May 29, 2024
Tropical Disease

Rapid Test Developed to Save Lives from Neglected Tropical Disease

Researchers have developed a new rapid test that could potentially save lives by diagnosing patients with the neglected tropical disease, melioidosis, in just hours instead of several days taken by current bacterial culture methods. This breakthrough test could enable patients to receive the necessary antibiotics faster, ultimately improving survival rates.

Melioidosis is a severe disease caused by the bacterium Burkholderia pseudomallei, which is estimated to affect 165,000 people globally each year, resulting in 89,000 deaths. The bacterium is commonly found in soil and water in tropical and subtropical regions and enters the human body through various means.

The current diagnostic method for melioidosis involves culturing bacterial samples, a process that can take three to four days. In countries like Thailand, where the disease is prevalent, this delay in diagnosis often leads to fatalities, as patients may succumb to the illness before receiving proper treatment.

The new test, named CRISPR-BP34, utilizes CRISPR technology to detect a specific genetic target unique to Burkholderia pseudomallei with 93 percent sensitivity. The test was developed through collaboration between researchers at the Mahidol-Oxford Tropical Medicine Research Unit, Chiang Mai University, Vidyasirimedhi Institute of Science and Technology in Thailand, and the Wellcome Sanger Institute in the UK.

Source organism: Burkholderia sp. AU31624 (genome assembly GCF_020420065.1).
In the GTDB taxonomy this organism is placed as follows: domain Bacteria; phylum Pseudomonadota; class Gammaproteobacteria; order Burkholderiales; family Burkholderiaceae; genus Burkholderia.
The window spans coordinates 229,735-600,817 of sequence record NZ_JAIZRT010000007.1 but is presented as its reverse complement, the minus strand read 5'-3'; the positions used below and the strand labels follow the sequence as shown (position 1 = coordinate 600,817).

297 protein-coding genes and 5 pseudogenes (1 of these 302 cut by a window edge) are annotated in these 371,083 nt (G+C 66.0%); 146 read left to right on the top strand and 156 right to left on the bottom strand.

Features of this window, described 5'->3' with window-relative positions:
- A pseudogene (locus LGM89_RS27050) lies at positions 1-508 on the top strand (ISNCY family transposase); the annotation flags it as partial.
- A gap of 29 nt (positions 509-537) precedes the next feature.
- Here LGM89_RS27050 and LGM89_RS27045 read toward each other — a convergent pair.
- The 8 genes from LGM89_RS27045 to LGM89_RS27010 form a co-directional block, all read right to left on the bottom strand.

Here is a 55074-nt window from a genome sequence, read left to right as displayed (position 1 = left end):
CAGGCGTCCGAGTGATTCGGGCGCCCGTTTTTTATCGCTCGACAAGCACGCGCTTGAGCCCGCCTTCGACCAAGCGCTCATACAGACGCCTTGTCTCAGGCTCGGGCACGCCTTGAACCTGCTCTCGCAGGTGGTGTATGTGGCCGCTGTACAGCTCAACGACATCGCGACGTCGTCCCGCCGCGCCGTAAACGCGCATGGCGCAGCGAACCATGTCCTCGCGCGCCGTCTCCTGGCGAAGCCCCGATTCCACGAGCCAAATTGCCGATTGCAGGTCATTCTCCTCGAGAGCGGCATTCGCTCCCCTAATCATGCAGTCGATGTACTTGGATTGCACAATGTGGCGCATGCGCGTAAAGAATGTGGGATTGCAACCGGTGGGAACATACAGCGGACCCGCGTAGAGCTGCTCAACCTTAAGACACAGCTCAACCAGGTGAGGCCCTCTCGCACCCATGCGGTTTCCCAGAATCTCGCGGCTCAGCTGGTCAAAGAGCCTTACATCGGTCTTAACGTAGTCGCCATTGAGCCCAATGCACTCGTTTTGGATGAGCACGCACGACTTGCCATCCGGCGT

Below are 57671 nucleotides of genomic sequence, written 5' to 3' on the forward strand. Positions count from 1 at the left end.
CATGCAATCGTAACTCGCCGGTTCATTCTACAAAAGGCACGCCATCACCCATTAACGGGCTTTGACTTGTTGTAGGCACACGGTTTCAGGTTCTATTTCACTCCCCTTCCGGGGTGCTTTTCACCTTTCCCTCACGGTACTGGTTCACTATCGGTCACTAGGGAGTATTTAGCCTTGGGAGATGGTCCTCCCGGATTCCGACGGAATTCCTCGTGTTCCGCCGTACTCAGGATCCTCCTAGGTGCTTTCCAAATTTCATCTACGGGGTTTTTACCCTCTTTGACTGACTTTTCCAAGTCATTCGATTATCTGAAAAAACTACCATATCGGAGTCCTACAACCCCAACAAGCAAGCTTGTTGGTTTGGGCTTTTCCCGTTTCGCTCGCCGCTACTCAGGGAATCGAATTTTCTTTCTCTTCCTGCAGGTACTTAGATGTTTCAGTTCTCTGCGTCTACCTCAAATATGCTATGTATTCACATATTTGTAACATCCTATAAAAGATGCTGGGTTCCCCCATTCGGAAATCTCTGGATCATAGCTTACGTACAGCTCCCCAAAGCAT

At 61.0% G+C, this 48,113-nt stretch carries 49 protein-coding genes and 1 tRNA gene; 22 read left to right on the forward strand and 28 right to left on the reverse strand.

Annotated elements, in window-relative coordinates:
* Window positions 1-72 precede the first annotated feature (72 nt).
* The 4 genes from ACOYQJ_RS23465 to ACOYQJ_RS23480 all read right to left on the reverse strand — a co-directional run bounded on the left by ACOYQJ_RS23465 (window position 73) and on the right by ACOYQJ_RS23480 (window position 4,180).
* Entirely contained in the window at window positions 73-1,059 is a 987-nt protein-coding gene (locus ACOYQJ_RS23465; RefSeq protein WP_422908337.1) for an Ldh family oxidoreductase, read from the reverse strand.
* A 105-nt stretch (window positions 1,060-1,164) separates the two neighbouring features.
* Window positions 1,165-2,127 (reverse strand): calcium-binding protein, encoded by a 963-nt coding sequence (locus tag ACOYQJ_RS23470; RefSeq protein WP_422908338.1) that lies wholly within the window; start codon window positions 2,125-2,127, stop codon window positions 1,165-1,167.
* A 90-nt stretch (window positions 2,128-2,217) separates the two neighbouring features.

In a study published in Lancet Microbe, the researchers demonstrated that the CRISPR-BP34 test outperformed traditional bacterial culture methods, delivering results in less than four hours for urine, pus, and sputum samples, and within one day for blood samples. This significant reduction in diagnostic time could lead to quicker administration of appropriate treatment and ultimately save more lives.

The research team analyzed over 3,000 genomes of Burkholderia pseudomallei to identify a genetic target specific to the bacterium. By conducting clinical trials with samples from patients with and without melioidosis, the team confirmed the test’s effectiveness in diagnosing the disease accurately and swiftly.

Moving forward, the researchers plan to conduct randomized clinical trials to further validate the test’s efficacy in hospital settings and explore the role of human genetics in susceptibility to melioidosis. The development of this rapid diagnostic tool marks a significant milestone in combating the high mortality rate associated with melioidosis.

The collaborative effort behind the creation of the CRISPR-BP34 test highlights the power of international cooperation and genomic research in driving clinical interventions. As the test shows promising results in clinical settings, it has the potential to revolutionize the diagnosis and treatment of melioidosis globally.

Note:
1. Source: Coherent Market Insights, Public sources, Desk research.
2. We have leveraged AI tools to mine information and compile it.